LifeisXbox’s Urban Trial Tricky review | Massive respect if a bell starts to ring with Kikstart from Mr Chip Software. Most of you might have a ‘huh, what is that?!’-face and that’s fine! This game was the inspiration for one of Ubisoft’s most hardcore games, the Trials series. This franchise with an exclusive Xbox history spawned more similar games like Joe Danger and… Urban Trial Tricky! Tate Multimedia’s take on the genre is very similar but a bit more friendly for all gamers. You don’t need god-like skills to complete the challenges and controllers will be relieved as they won’t be smashed to pieces from frustration. Being more accessible comes with positives and negatives. So read on if the game interests you!
This is a short review, our usual the good, mixed and the bad was difficult because of the nature of this game. We played Urban Trial Tricky for three hours on Xbox Series X.
Urban Trial Tricky’s smooth gameplay and visual style instantly put a smile on my face, the colorful and bright environments are very well made. Stages are small compared to others in the genre but for me, that’s a positive element. Learning to visualize the designs ain’t so hard and as a result, your combo’s can be insanely large. Tate Multimedia created a very user-friendly campaign mode that learns the player how to effectively play the game, all the basics are covered and they take their time making sure that you understand the mechanics. Physics are the greatest enemy in this genre, making Trials frustratingly fun and that’s also the case with Urban Trial but far less gushy. Making it so much easier to play for casual gamers or people who don’t want to invest hours and hours to master something. No, they kept it simple with a control scheme that’s easy to learn. X and Y do tricks and B turns you around. Some of the harder tricks require a combination of button presses, which annoyingly doesn’t always work.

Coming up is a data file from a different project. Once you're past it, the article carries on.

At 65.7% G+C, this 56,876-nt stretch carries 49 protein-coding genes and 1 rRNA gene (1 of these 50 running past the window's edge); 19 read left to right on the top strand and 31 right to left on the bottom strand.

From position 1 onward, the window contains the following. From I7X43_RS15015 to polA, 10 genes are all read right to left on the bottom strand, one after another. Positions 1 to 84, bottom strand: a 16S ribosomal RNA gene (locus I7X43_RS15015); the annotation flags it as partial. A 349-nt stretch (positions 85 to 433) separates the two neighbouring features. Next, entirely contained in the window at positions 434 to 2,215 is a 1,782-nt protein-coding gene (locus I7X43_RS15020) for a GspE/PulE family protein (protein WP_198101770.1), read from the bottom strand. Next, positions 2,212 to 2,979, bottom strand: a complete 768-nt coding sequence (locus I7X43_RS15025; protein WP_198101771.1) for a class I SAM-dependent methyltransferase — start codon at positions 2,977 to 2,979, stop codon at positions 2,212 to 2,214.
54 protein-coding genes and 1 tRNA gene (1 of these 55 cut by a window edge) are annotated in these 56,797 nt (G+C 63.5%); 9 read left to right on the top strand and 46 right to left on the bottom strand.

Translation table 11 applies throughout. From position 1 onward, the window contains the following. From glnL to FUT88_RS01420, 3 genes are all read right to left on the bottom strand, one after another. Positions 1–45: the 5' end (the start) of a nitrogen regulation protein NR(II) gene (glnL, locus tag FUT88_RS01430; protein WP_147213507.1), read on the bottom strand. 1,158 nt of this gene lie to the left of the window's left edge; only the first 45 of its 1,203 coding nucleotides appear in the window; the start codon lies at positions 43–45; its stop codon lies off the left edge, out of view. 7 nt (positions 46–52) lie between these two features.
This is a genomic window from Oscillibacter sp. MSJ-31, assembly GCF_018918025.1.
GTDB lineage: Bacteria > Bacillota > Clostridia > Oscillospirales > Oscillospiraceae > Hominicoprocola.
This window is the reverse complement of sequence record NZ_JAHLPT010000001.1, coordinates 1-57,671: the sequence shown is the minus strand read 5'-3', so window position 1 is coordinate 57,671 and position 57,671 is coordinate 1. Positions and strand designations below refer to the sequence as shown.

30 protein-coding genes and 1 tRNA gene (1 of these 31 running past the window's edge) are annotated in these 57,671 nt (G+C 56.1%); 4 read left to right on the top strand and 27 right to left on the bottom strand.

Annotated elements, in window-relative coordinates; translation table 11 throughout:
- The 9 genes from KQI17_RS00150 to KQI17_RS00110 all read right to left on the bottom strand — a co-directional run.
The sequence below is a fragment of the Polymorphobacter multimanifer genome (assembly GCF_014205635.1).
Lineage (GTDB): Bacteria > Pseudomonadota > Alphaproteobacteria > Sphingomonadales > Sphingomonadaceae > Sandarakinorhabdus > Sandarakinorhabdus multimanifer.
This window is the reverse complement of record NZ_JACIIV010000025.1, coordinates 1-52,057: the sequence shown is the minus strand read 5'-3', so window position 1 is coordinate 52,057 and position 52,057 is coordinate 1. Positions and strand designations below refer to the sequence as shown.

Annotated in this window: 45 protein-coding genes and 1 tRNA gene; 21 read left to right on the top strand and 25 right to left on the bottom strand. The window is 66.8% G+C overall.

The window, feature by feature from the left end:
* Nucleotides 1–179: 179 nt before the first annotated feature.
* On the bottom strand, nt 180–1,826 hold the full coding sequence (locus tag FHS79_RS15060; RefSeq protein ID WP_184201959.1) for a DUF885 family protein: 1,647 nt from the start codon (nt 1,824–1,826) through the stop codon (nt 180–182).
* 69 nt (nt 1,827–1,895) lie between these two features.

Waiting for you are 30 missions with collectables and all kinds of score or task challenges. It doesn’t reach frustration levels like Trials but prepare for some trial and error with later stages! Giving everything more meaning are two motivational in-game reward currencies. Stars for beating score challenges that unlock events and money for purchasing new tricks, avatars or bike types. A nice touch is the developer scores, beating a dev at their own game feels wonderful. Less wonderful are the difficulty spikes near the ending, in combination with tricks that sometimes fail to work it can be a bit annoying. It feels a bit basic too as if it lacks something to give it true replay value. One would immediately think multiplayer but they have that covered with stage leaderboards. Maybe some more variation in stage structure would have helped to keep it more interesting and fresh…
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